Anxiety Grows in Phnom Penh With Rebels on March : Cambodia: The capital is reportedly back under curfew after the Khmer Rouge’s capture of a key town.


The government of Cambodia is reportedly reimposing a nighttime curfew in the capital of Phnom Penh, providing further evidence of anxiety over a string of recent guerrilla victories.

The Nation, a Thai newspaper, said in a dispatch from Phnom Penh that the curfew, a precautionary move, was ordered to begin at 9 p.m. Monday. The curfew comes in the wake of the Oct. 22 seizure of the western gem-mining town of Pailin by rebels of the Khmer Rouge.

The newspaper quoted a Cambodian government source as saying the curfew is intended to “hinder infiltrators’ movements and deal with them more effectively.”

The move could deal a serious psychological blow to the government of Prime Minister Hun Sen, which lifted a curfew in Phnom Penh only last spring after it had been in force for 10 years.


So far, no guerrilla attacks have been reported in the capital, although in early September, Khmer Rouge forces struck within 30 miles of the city, in Kompong Speu province. By all accounts, the city remains calm, and there has been no evidence of panic buying or other signs of crisis.

Still, the government evidently felt threatened by the guerrillas. The Khmer Rouge radio reported Saturday that its forces were advancing from Pailin along Route 10 toward the key provincial capital of Battambang.

The radio said that in fighting last week, the Khmer Rouge severed Highway 5 and a parallel rail link between Phnom Penh and Battambang, cutting Battambang off from reinforcements and supplies. At the same time, elements of two other rebel forces, the non-Communist Khmer People’s National Liberation Front and soldiers loyal to Prince Norodom Sihanouk, were also said to be advancing on the provincial capital of Sisophon to the northwest.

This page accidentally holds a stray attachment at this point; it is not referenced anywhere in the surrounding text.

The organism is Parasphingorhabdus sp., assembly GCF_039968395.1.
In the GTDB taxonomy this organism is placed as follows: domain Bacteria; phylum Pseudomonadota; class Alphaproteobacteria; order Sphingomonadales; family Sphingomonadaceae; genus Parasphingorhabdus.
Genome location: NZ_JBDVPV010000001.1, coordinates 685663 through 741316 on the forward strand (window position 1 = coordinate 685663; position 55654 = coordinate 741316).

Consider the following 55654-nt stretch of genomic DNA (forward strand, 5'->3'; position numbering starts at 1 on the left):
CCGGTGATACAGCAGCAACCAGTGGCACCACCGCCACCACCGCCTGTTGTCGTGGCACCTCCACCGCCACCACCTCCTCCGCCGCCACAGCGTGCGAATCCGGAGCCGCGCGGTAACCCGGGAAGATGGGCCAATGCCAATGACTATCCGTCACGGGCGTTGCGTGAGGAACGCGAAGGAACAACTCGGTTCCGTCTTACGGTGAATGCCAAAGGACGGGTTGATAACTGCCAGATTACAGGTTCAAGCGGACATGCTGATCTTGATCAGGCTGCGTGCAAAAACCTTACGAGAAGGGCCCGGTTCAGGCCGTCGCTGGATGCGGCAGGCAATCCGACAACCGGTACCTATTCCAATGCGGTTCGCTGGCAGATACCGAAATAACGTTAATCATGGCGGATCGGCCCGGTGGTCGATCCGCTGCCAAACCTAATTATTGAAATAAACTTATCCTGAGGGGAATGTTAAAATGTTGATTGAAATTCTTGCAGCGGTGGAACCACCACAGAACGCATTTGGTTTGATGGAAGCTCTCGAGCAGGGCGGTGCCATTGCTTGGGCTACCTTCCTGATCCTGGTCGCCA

The government has made no mention of the fighting at Pailin for some time. It said Saturday that the national front forces had been repulsed near Svay Chek, which is about 20 miles north of Sisophon on Highway 69. It said the front lost 80 men in the fighting.


Western analysts have said they believe that the loss of either Battambang or Sisophon could be a crippling blow to the Hun Sen government, which is now hoping to persuade the United Nations to withdraw its recognition of the rebel coalition and hand the Cambodian U.N. seat back to the government in Phnom Penh.

The rebel forces apparently hope to use the captured area as the seat of a rival government. At present, they are based across the border in Thailand, where they have military camps and control about 300,000 refugees.

In a political sense, the Khmer Rouge offensive could backfire. It could cause some foreign governments to fear that the Khmer Rouge may be within reach of again seizing power in Cambodia.

The Khmer Rouge has been blamed for the deaths of more than 1 million Cambodians while in power from 1975 until 1978, when it was ousted by Vietnamese forces. If another Khmer Rouge takeover seemed imminent, some governments might throw their support to the Hun Sen administration simply to prevent another blood bath.

Ironically, the success of the rebel offensive is also lending some credence to Vietnam’s claim to have withdrawn the last of its forces from Cambodia on Sept. 26. The rebel groups have accused Hanoiof leaving behind a large contingent of Vietnamese troops in Cambodian uniform, but it seems unlikely that the rebels could have been so successful if Vietnamese troops were still present.